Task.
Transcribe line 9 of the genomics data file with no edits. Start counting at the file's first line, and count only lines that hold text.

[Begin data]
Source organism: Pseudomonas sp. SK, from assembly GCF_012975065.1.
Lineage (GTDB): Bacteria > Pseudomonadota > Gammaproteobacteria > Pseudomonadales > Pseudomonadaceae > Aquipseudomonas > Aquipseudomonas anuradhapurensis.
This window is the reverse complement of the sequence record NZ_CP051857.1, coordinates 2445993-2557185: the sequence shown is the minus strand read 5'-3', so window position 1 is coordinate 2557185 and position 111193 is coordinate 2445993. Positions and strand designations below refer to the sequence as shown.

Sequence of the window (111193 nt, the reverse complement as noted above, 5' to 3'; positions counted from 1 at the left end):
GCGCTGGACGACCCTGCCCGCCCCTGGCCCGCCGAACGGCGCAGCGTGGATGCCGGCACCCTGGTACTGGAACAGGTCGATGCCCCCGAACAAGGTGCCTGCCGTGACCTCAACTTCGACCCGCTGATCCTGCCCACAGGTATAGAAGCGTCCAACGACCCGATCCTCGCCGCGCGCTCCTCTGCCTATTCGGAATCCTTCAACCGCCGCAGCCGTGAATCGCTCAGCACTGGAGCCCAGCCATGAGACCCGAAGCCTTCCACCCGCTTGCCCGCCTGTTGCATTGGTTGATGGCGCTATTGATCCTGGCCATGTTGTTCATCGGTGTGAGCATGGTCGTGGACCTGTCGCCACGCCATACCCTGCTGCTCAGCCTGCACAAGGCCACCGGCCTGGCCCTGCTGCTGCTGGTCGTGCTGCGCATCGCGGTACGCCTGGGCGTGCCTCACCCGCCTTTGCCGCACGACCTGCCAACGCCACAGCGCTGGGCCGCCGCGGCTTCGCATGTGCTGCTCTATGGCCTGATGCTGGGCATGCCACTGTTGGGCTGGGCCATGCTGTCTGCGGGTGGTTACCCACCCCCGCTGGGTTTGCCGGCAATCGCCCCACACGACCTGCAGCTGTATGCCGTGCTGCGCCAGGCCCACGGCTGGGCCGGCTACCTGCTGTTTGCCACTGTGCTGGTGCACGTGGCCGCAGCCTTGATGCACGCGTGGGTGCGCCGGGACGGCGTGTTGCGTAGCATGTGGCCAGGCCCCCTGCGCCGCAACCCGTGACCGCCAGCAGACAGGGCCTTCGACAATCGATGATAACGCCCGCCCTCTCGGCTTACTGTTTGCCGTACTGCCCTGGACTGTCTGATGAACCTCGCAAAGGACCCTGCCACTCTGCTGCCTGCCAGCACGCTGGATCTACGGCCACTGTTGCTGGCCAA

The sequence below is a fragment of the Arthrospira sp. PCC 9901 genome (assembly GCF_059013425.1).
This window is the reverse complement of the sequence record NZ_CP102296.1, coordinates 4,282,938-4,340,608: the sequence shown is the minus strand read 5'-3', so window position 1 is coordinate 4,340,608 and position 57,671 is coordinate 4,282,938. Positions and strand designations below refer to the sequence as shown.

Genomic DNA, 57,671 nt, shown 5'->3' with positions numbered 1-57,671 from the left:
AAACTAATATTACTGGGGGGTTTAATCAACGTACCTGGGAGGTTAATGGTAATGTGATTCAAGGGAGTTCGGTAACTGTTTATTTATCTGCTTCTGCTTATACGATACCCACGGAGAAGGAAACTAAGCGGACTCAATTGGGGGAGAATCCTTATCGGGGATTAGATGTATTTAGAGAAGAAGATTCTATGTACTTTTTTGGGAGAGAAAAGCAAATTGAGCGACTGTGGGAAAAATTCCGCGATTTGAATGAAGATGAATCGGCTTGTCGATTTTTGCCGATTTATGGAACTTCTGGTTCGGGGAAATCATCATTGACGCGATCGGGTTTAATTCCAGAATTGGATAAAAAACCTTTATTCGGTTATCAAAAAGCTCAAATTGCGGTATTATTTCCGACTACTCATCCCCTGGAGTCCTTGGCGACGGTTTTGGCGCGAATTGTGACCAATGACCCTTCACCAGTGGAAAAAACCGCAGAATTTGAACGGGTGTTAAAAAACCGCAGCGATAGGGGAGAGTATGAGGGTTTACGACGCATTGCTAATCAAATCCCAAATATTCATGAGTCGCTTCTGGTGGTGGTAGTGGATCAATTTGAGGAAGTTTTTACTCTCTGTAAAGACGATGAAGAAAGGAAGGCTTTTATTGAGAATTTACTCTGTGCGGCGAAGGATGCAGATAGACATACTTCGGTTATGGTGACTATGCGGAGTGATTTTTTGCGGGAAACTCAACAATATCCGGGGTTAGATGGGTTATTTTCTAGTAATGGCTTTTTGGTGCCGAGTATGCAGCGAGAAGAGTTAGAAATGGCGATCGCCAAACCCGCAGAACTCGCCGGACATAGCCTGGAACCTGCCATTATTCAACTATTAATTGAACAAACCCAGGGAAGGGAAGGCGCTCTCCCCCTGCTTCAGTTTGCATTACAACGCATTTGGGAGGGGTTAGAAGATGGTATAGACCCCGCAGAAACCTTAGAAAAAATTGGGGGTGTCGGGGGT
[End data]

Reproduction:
AAACTAATATTACTGGGGGGTTTAATCAACGTACCTGGGAGGTTAATGGTAATGTGATTCAAGGGAGTTCGGTAACTGTTTATTTATCTGCTTCTGCTTATACGATACCCACGGAGAAGGAAACTAAGCGGACTCAATTGGGGGAGAATCCTTATCGGGGATTAGATGTATTTAGAGAAGAAGATTCTATGTACTTTTTTGGGAGAGAAAAGCAAATTGAGCGACTGTGGGAAAAATTCCGCGATTTGAATGAAGATGAATCGGCTTGTCGATTTTTGCCGATTTATGGAACTTCTGGTTCGGGGAAATCATCATTGACGCGATCGGGTTTAATTCCAGAATTGGATAAAAAACCTTTATTCGGTTATCAAAAAGCTCAAATTGCGGTATTATTTCCGACTACTCATCCCCTGGAGTCCTTGGCGACGGTTTTGGCGCGAATTGTGACCAATGACCCTTCACCAGTGGAAAAAACCGCAGAATTTGAACGGGTGTTAAAAAACCGCAGCGATAGGGGAGAGTATGAGGGTTTACGACGCATTGCTAATCAAATCCCAAATATTCATGAGTCGCTTCTGGTGGTGGTAGTGGATCAATTTGAGGAAGTTTTTACTCTCTGTAAAGACGATGAAGAAAGGAAGGCTTTTATTGAGAATTTACTCTGTGCGGCGAAGGATGCAGATAGACATACTTCGGTTATGGTGACTATGCGGAGTGATTTTTTGCGGGAAACTCAACAATATCCGGGGTTAGATGGGTTATTTTCTAGTAATGGCTTTTTGGTGCCGAGTATGCAGCGAGAAGAGTTAGAAATGGCGATCGCCAAACCCGCAGAACTCGCCGGACATAGCCTGGAACCTGCCATTATTCAACTATTAATTGAACAAACCCAGGGAAGGGAAGGCGCTCTCCCCCTGCTTCAGTTTGCATTACAACGCATTTGGGAGGGGTTAGAAGATGGTATAGACCCCGCAGAAACCTTAGAAAAAATTGGGGGTGTCGGGGGT